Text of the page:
Coronavirus: Winnipeg couple stranded in Ecuador amid COVID-19 pandemic plea for federal help

A Winnipeg couple stranded in an airport hotel in Ecuador are desperately awaiting help from the federal government to flee the South American nation amid the COVID-19 pandemic.

Ecuador imposed sweeping measures meant to curb the spread of COVID-19, barring international flights March 14, then declaring a state of emergency March 18.

The couple, Lynda and Louis Richard, long dreamed of visiting the Galápagos Islands — they usually take a trip every year, in hopes of seeing the world in their retirement.

“I’m feeling helpless,” Lynda Richard said in a video chat interview. “This is not a holiday, we are trapped here, we are stranded and we would like to come home. We would like our government to give us some hope.”

Hope is in dwindling supply for the couple.

Their time travelling through Ecuador went well after they arrived in early February, prior to the virus becoming a pandemic. Lynda Richard described the country as gorgeous — and worth the trip.

But their dream vacation went dark last week when the federal government called for Canadians travelling abroad to return home as the pandemic reached Canada’s borders, leaving citizens and airlines scrambling.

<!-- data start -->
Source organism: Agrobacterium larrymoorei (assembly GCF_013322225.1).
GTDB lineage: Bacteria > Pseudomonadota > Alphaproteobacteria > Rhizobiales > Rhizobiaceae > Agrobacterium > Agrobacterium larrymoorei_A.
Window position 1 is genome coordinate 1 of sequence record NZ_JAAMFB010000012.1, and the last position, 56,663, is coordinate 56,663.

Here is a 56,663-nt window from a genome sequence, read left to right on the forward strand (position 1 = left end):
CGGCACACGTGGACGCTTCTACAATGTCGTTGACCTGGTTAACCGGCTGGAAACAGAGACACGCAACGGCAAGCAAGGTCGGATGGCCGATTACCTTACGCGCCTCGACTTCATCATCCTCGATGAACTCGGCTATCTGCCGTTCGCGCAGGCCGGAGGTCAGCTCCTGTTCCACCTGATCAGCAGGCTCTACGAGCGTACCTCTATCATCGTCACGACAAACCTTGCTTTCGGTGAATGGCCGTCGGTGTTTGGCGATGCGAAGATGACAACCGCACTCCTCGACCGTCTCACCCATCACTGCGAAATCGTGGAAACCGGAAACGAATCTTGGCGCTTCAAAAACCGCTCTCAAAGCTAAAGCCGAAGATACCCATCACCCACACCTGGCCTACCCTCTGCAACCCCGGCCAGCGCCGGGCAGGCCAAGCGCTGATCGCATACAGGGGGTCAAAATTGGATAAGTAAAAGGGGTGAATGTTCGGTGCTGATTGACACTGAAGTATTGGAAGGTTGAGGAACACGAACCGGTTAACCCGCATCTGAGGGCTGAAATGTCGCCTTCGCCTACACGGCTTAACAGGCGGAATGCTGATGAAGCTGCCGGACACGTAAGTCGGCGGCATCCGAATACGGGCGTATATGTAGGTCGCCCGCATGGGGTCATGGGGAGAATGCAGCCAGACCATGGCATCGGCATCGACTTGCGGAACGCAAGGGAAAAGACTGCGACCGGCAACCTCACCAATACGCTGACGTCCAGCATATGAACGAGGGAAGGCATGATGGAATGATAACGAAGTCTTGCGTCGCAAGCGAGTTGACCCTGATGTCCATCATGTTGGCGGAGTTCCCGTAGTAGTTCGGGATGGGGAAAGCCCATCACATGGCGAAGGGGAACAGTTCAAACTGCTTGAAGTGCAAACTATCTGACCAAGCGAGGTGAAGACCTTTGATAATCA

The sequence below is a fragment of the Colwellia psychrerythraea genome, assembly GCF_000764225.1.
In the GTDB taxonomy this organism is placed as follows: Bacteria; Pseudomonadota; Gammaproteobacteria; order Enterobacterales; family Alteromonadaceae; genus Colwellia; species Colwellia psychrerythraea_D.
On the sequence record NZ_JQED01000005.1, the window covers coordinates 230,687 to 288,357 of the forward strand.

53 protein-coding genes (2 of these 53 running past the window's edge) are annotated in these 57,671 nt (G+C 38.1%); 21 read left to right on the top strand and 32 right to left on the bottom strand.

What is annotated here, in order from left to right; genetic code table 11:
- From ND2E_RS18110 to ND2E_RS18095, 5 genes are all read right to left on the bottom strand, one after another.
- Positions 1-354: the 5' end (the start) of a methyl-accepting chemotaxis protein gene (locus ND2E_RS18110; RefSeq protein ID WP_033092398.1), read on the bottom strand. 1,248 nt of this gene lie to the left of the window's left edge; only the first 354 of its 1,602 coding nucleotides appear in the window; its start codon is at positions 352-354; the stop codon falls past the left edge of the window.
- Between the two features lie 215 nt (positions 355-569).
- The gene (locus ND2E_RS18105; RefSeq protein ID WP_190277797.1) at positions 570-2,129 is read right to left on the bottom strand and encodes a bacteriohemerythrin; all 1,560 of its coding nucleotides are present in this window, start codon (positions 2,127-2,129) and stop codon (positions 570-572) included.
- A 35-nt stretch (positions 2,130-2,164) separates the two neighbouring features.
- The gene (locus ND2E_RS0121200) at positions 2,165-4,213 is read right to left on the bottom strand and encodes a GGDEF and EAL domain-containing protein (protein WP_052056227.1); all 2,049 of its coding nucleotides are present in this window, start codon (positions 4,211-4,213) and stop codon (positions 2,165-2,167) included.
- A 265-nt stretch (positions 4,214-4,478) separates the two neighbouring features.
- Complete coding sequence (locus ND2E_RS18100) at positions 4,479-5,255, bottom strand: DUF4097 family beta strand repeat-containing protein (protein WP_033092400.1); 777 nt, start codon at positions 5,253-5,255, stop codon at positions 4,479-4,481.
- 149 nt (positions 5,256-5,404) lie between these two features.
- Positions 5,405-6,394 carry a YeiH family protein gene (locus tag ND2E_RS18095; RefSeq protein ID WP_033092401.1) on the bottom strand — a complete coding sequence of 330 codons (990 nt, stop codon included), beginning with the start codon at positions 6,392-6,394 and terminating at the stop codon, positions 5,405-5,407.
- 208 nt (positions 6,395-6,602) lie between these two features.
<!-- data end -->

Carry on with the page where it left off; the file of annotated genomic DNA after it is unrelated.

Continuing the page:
They had their initial return flight booked for March 19. They tried to get another flight booked sooner with the help of their daughter, to no avail.

“We were this close to making it home before the world crashed,” she said, gesturing with her hands over a video chat from her hotel room.

Their original flight was cancelled, Lynda Richard said. They’ve had no luck with the Canadian Consulate, she says, beyond filling out online forms.

The airlines haven’t been much help either.

“You can’t get through,” she said.

The couple were told they might not get out of the country for up to three weeks — or longer.

They’ve been stuck in limbo at the Quito hotel since Monday.

“You can’t live with that high-level stress all the time without going crazy,” she said. “We’re trying to accept what we can. One thing we can actively do is reach out and let people in Canada know what our situation is, so I feel at least somewhat empowered.”

One of the difficult parts of their predicament is others blaming them for being stranded, Lynda Richard said.

“Being told it’s our fault, we didn’t get home fast enough, we were told — people don’t understand how very difficult it’s been to secure flights.”

The couple is mostly confined to their hotel and its parking lot — they’ve joined a group chat with other Canadians stranded in the hotel, all working together to get home.

“Some people are looking at chartering flights privately and how much that would cost,” she said. “We’re just stewing about that still.”

Lynda Richard is afraid of what may happen in Ecuador as its government attempts to control the spread of the virus, or what access to medical care she may have, she said.

“I don’t know what I am going to do.”

“I would like some hope, and caring and compassion and better communication,” she said. “The government has to get the airlines to charter what they need to and get their people home.”

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